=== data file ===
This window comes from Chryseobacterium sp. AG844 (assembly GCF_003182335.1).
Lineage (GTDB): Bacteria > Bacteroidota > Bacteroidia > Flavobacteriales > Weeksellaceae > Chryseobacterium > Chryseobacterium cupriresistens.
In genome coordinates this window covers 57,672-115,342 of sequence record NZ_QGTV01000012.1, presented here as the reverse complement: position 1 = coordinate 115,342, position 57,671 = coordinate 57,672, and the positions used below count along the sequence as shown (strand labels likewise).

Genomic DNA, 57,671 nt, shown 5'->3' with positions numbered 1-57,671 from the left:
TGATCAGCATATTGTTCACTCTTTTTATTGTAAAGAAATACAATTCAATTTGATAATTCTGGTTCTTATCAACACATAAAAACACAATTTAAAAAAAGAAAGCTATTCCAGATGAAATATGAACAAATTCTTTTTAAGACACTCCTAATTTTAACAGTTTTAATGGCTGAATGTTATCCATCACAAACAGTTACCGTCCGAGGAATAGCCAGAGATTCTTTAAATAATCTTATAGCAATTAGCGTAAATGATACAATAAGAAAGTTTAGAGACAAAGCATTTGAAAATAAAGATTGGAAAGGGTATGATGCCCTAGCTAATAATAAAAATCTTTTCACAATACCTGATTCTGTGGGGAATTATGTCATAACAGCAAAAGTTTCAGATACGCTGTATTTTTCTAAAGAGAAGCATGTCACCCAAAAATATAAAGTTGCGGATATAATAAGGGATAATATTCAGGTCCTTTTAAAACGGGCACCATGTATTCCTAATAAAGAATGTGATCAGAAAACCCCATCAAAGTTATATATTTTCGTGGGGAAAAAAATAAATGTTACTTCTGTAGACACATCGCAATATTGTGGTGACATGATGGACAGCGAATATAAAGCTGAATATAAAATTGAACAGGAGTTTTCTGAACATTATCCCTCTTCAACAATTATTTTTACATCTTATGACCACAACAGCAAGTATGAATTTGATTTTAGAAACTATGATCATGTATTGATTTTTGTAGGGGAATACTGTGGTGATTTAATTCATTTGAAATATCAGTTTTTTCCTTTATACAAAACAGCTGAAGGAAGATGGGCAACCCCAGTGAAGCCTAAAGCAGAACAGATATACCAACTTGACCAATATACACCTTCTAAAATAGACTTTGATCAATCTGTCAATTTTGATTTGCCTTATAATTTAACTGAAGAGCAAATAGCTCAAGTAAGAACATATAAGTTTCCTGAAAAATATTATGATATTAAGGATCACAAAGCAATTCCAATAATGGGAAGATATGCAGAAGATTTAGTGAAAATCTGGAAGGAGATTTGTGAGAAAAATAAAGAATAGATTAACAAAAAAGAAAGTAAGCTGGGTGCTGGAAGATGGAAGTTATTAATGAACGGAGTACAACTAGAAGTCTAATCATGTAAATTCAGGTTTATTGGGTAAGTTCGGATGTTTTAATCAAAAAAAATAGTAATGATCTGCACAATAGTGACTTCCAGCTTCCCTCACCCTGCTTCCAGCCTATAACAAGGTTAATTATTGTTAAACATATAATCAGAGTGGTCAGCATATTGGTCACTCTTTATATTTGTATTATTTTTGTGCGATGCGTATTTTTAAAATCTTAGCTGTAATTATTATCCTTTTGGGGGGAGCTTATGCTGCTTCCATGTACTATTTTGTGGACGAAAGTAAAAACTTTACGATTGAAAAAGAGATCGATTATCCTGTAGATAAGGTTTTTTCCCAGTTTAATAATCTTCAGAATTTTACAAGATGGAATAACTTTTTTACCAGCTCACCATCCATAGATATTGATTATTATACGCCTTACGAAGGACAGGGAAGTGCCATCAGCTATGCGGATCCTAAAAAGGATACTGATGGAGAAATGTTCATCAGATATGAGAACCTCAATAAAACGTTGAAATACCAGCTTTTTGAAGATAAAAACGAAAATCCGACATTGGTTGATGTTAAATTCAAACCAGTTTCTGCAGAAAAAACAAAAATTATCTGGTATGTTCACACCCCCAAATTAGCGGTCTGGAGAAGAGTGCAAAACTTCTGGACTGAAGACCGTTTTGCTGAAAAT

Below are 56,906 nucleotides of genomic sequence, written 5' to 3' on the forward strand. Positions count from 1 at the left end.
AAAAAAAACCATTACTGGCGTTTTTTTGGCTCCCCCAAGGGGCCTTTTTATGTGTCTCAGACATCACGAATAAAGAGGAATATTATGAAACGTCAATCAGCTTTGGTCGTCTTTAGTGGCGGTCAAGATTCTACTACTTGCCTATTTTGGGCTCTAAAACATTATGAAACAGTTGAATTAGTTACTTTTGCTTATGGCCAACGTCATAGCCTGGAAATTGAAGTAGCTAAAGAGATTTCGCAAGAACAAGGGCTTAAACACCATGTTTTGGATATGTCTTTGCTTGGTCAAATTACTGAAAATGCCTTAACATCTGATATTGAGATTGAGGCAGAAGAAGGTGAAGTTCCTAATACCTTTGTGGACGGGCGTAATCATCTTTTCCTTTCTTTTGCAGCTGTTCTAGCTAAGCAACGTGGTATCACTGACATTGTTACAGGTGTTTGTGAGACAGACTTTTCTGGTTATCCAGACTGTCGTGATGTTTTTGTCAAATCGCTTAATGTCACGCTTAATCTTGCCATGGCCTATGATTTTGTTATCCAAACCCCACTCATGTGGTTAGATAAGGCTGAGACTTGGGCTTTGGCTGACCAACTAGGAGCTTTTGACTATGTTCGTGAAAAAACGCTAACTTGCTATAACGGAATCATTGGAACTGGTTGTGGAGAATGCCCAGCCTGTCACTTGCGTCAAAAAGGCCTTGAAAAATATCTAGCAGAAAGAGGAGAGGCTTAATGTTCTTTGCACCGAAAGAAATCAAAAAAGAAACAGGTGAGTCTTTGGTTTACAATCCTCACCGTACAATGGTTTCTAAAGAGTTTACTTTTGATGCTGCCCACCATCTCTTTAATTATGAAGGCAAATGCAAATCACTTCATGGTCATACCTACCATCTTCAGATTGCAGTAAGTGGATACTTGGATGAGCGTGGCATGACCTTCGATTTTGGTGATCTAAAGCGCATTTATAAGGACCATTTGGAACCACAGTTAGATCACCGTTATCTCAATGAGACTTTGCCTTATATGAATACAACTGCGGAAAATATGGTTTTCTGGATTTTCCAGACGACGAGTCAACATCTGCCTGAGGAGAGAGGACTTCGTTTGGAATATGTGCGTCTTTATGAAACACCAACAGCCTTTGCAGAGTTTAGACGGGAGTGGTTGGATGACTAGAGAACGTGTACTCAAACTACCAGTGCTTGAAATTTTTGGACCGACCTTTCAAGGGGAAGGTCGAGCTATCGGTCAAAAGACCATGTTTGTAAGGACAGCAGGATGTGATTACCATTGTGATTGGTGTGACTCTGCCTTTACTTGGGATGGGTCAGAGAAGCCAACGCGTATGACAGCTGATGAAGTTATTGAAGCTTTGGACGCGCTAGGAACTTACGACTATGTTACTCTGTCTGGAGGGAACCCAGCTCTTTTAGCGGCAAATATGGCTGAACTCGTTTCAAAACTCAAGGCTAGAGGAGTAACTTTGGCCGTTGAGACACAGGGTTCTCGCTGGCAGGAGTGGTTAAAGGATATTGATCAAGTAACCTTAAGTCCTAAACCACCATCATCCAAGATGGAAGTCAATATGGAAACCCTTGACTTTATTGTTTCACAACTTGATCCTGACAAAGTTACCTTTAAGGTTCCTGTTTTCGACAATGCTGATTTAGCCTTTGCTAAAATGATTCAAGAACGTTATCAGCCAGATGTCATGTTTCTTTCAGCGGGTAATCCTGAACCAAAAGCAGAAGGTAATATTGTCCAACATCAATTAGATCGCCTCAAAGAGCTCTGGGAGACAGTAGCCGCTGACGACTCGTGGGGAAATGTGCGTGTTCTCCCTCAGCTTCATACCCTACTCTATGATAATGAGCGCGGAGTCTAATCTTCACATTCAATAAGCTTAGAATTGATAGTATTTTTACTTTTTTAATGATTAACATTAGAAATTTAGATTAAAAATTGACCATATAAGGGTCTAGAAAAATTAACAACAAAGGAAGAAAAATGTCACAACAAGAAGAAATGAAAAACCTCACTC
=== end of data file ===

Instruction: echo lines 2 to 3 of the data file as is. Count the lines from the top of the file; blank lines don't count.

Lineage (GTDB): Bacteria > Bacteroidota > Bacteroidia > Flavobacteriales > Weeksellaceae > Chryseobacterium > Chryseobacterium cupriresistens.
In genome coordinates this window covers 57,672-115,342 of sequence record NZ_QGTV01000012.1, presented here as the reverse complement: position 1 = coordinate 115,342, position 57,671 = coordinate 57,672, and the positions used below count along the sequence as shown (strand labels likewise).